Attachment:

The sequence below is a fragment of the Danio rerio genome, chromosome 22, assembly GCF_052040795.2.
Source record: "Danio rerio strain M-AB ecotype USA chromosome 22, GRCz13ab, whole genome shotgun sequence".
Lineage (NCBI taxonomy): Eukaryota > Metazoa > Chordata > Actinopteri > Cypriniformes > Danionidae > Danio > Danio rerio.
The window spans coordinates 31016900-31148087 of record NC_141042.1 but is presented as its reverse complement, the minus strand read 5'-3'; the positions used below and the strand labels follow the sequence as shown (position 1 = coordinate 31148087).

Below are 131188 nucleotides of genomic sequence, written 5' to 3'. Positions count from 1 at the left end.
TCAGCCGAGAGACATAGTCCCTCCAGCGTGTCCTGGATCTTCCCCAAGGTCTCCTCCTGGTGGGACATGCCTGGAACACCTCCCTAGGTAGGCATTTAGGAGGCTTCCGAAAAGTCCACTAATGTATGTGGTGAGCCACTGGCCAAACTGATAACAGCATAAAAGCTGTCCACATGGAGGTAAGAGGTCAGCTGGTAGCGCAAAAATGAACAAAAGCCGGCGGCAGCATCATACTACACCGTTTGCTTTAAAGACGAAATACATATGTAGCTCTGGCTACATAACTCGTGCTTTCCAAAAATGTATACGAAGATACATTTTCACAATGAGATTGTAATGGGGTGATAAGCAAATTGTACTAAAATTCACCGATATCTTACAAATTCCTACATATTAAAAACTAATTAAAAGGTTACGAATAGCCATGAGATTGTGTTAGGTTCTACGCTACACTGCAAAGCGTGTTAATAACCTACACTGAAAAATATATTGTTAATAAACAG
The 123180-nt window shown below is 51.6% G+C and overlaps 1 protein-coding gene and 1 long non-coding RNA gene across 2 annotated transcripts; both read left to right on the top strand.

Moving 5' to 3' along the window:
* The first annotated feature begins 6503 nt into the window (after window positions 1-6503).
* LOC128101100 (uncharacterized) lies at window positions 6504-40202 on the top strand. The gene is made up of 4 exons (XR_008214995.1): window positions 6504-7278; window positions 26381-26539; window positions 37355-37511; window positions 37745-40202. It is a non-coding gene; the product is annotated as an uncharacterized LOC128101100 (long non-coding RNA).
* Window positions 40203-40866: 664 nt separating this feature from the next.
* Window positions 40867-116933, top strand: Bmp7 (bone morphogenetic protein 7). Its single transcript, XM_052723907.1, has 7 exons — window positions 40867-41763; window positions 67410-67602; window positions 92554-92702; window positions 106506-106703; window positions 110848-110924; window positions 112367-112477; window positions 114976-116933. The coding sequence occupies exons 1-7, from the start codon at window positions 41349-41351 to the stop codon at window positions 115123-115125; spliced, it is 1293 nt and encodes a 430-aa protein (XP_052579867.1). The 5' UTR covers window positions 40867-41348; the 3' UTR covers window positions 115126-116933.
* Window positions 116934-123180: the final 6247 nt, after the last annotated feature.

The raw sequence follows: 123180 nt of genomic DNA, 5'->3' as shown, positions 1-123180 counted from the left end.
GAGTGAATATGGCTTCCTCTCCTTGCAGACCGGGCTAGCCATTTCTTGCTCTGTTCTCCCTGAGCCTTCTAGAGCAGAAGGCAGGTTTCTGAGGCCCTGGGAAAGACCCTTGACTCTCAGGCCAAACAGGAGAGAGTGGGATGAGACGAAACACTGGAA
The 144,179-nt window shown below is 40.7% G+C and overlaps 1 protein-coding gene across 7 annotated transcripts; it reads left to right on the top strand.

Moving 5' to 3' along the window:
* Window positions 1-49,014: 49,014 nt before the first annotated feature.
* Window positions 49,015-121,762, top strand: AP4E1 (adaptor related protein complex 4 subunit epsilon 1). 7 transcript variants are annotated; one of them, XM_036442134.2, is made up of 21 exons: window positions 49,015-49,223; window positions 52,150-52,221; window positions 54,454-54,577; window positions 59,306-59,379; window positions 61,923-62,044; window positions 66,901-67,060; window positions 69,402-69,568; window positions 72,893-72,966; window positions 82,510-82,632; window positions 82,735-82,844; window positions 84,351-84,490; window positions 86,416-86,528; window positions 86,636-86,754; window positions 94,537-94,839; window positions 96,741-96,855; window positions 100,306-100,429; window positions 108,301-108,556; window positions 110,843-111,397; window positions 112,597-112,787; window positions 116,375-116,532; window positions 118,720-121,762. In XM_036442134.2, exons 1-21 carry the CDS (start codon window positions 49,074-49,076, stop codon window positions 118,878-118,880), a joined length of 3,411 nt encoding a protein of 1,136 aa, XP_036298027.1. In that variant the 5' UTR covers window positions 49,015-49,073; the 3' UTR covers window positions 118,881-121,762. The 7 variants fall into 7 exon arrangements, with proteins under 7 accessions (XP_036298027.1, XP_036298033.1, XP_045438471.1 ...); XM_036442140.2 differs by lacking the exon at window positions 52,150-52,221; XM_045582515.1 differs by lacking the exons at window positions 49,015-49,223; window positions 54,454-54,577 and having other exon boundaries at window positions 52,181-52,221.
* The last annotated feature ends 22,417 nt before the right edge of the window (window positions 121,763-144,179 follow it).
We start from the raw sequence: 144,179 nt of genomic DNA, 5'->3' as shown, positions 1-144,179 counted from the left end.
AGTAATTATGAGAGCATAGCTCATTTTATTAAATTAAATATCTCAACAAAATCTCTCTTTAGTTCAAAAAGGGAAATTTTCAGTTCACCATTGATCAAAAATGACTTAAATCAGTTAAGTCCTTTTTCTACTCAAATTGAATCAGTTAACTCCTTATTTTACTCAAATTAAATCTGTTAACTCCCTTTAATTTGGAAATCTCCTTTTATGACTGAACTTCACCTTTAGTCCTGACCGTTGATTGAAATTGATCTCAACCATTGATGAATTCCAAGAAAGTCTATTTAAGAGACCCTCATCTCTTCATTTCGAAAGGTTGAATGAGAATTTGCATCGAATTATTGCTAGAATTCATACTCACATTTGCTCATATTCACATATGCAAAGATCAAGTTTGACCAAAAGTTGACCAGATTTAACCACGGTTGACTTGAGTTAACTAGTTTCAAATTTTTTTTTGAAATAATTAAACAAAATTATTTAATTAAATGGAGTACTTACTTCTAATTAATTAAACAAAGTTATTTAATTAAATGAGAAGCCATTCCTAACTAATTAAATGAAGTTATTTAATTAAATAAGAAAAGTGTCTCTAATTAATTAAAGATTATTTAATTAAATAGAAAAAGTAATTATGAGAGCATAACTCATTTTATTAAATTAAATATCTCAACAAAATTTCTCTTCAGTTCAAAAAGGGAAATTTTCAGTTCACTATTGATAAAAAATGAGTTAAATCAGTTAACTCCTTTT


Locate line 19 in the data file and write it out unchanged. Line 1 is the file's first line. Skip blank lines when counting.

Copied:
* Window positions 49,015-121,762, top strand: AP4E1 (adaptor related protein complex 4 subunit epsilon 1). 7 transcript variants are annotated; one of them, XM_036442134.2, is made up of 21 exons: window positions 49,015-49,223; window positions 52,150-52,221; window positions 54,454-54,577; window positions 59,306-59,379; window positions 61,923-62,044; window positions 66,901-67,060; window positions 69,402-69,568; window positions 72,893-72,966; window positions 82,510-82,632; window positions 82,735-82,844; window positions 84,351-84,490; window positions 86,416-86,528; window positions 86,636-86,754; window positions 94,537-94,839; window positions 96,741-96,855; window positions 100,306-100,429; window positions 108,301-108,556; window positions 110,843-111,397; window positions 112,597-112,787; window positions 116,375-116,532; window positions 118,720-121,762. In XM_036442134.2, exons 1-21 carry the CDS (start codon window positions 49,074-49,076, stop codon window positions 118,878-118,880), a joined length of 3,411 nt encoding a protein of 1,136 aa, XP_036298027.1. In that variant the 5' UTR covers window positions 49,015-49,073; the 3' UTR covers window positions 118,881-121,762. The 7 variants fall into 7 exon arrangements, with proteins under 7 accessions (XP_036298027.1, XP_036298033.1, XP_045438471.1 ...); XM_036442140.2 differs by lacking the exon at window positions 52,150-52,221; XM_045582515.1 differs by lacking the exons at window positions 49,015-49,223; window positions 54,454-54,577 and having other exon boundaries at window positions 52,181-52,221.